Ellie, the OP said she wants them to grow up as part of a church community, not to decide for them whether they have a faith.

I don't think it is unreasonable for you to want your children to have an experience of church, to learn about Christianity and to experiment for themselves with prayer and worship. They will make up their minds what they want to believe.

But you, as a parent, have the responsibility to teach your children about the values that you hold and that you live by, the truths that are central to your being. What kind of parent would you be if you did not do this, if you deliberately witheld from your children the values that you held, and refused to tell them about things that are integral to your view of the world? Would it even be possible to do this?

What you need to negotiate is some way to acknowledge both your Christian beliefs, and your experience of being part of a church, and your husband's atheist beliefs. My DH is an atheist -- although (even though he is a scientist) he rejects the scientistic prejudice against religion. We are quite clear with our children that I believe and am a Christian, and DH does not. The children come to church with me sometimes, and stay at home with DH sometimes. Whether they have a faith as adults or not, they will grow up knowing something about it -- which is more than can be said for many -- and it will always be true that knowledge and experience, wisely used, are never wasted.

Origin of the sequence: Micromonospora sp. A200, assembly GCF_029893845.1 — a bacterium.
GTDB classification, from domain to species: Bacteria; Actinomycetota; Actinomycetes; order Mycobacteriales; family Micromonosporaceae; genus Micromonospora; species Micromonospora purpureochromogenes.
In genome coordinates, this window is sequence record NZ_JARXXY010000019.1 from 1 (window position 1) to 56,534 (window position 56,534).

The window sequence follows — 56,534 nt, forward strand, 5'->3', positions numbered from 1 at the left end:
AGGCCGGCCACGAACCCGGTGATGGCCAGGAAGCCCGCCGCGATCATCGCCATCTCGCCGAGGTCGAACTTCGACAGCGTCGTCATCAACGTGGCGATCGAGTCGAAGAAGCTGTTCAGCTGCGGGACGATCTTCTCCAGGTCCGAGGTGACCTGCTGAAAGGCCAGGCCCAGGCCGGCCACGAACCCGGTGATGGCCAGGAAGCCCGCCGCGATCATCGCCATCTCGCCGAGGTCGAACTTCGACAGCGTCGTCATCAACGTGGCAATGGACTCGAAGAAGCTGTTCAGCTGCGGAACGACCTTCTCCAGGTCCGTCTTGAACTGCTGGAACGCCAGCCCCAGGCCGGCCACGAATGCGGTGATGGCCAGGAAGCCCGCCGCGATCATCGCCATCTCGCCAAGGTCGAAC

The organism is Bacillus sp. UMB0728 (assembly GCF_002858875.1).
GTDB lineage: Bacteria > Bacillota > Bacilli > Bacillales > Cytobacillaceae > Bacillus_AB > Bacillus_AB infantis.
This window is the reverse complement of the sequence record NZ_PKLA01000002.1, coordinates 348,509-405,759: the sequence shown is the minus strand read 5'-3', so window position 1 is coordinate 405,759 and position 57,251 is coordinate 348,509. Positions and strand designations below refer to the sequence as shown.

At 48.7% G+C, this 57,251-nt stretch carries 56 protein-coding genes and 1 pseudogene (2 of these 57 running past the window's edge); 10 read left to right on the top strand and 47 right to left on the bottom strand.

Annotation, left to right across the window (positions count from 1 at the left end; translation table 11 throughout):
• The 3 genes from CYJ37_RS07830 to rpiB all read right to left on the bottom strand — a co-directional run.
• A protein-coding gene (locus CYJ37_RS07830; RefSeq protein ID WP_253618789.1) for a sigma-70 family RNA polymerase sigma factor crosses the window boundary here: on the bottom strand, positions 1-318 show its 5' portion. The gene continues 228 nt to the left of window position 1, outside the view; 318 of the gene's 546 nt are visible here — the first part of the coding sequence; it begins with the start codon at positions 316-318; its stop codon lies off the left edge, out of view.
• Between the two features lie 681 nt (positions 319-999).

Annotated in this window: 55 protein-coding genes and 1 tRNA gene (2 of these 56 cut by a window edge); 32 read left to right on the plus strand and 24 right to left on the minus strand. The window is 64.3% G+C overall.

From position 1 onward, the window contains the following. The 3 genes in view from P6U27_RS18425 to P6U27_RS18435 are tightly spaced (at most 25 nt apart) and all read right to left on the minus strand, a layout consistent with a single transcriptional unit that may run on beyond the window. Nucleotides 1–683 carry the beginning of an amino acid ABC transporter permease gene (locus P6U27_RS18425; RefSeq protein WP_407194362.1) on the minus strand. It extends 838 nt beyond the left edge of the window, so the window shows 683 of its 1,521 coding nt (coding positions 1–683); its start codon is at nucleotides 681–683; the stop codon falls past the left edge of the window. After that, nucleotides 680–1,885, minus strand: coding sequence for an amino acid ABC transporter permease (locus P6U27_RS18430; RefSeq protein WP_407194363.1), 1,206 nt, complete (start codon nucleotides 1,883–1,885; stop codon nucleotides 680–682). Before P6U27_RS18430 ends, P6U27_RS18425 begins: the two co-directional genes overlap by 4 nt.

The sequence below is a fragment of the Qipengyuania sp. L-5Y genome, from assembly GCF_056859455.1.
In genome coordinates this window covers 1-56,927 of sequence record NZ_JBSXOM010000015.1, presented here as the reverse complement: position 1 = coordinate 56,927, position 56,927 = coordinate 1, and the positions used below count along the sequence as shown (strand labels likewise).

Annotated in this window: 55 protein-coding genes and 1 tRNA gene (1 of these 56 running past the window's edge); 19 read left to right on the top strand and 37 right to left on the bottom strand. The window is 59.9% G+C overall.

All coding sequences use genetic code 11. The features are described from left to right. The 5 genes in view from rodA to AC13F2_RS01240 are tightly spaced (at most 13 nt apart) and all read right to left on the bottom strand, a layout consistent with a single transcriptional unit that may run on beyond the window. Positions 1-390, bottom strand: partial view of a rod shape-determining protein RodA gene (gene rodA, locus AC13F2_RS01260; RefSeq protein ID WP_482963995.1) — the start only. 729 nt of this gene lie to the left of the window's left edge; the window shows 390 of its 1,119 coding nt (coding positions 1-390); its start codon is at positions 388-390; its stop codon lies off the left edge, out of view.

ByeBabyBatshit Tue 19-Feb-13 22:32:08

Niminypiminy- I'd like the sort of balance you describe. Of course my babies will make their own choices about faith one day, but I want them to know what it is to be a churchgoing Christian, and they can negotiate their own position in that knowledge.

Ellie- I respect my husband, but I kind of feel sad for him that he doesn't know what he's missing. He was baptised and confirmed, and went to a Catholic school, so he feels he knows enough, but he's never been part of a church community, so he's never seen how it can uplift you spiritually amd support you practically. To me, saying you want your kids to grow up with no faith is a bit like saying you don't want them to meet their wider family, because they can decide whether to get to know them later. In the meantime they've missed out on lots of love, fun, and a sense of their place in the world.